1. Flora, born Feb. 25, 1807, who married Elijah Hackett
  2. Gardiner, born Oct. 21, 1809, who died young
  3. Reuel, born June 24, 1811
  4. Polly, born June 5, 1818, who died young
  5. Ichabod F., born March 13, 1820

Reuel Atwood, son of Nathaniel, born June 24, 1811, grew up on a farm, and there worked with his father from early boyhood. On reaching manhood he became engaged in teaming, and also drove the stage between Middleboro and Plymouth. He was driving a team between Abington and Boston with boxes for his sons, the Atwood Brothers, when he met with the serious accident which resulted in his death, in 1867. He was buried in the cemetery in Fall Brook, Middleboro. He married Abigail S. Tillson, daughter of Ichabod Tillson, and she died aged fifty-six years, and was buried beside her husband. Mr. Atwood was a member of the Congregational Church of Carver, while his wife was a member of the Swedenborgian denomination. Their children were:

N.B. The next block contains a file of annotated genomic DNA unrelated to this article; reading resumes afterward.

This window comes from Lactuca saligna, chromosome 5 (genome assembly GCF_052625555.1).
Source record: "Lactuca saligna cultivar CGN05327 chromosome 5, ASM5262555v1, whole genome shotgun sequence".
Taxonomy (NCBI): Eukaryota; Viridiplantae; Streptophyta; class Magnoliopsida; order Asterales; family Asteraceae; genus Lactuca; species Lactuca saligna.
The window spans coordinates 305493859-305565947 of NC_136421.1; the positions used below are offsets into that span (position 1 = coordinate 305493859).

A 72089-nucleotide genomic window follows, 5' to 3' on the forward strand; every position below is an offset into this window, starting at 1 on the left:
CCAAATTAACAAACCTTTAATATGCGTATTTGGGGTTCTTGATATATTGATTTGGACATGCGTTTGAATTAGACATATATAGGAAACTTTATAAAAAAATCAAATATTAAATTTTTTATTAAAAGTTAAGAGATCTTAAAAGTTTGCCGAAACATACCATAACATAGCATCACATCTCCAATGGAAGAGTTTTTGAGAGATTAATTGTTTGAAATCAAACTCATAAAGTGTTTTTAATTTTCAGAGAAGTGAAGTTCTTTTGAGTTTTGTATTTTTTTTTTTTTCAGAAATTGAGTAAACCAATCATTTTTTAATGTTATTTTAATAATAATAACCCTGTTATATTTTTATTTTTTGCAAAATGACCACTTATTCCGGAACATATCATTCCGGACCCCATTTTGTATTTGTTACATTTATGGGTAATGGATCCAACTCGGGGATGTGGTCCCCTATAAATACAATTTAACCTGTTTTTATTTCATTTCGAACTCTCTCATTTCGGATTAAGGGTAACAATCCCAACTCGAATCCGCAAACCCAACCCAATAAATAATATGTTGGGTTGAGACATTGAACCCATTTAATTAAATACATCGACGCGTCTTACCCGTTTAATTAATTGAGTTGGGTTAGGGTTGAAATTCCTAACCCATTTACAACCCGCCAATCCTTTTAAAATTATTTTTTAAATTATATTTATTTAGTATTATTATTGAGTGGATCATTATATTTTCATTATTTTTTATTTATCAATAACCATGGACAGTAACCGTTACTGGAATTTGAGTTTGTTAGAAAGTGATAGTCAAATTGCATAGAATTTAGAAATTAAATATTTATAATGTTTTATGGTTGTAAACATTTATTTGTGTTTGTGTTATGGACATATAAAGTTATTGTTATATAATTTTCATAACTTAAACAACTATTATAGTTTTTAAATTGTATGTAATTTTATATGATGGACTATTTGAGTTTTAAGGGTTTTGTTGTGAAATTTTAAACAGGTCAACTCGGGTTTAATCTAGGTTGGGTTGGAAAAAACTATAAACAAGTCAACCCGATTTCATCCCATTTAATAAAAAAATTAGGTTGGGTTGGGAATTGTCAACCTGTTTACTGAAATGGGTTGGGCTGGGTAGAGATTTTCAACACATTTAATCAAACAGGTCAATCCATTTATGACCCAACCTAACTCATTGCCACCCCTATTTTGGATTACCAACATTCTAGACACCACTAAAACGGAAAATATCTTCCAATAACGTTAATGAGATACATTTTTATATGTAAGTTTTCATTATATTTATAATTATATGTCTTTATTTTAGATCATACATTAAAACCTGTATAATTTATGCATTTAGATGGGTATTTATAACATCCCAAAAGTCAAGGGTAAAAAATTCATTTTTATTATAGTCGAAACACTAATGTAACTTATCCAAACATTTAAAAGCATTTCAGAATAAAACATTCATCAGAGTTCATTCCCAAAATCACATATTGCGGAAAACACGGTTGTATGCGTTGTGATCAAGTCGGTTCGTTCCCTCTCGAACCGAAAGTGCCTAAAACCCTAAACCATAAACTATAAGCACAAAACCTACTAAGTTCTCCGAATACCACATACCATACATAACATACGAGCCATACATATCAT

1. Reuel G., now deceased
  2. Lucy C, deceased, who married Nelson Thomas, of Middleboro, also deceased
  3. Flora M., widow of Charles H. Cole, of Kingston, where she still resides
  4. Zilpha S., who married Lorenzo Curtis, and resided at Crawfordsville, Ind. (both now deceased)
  5. Benjamin S.
  6. Elijah H., who died at Cochituate, Mass.
  7. Lafayette, who died at Palmer, Mass., in 1909
Benjamin S. Atwood

Benjamin S. Atwood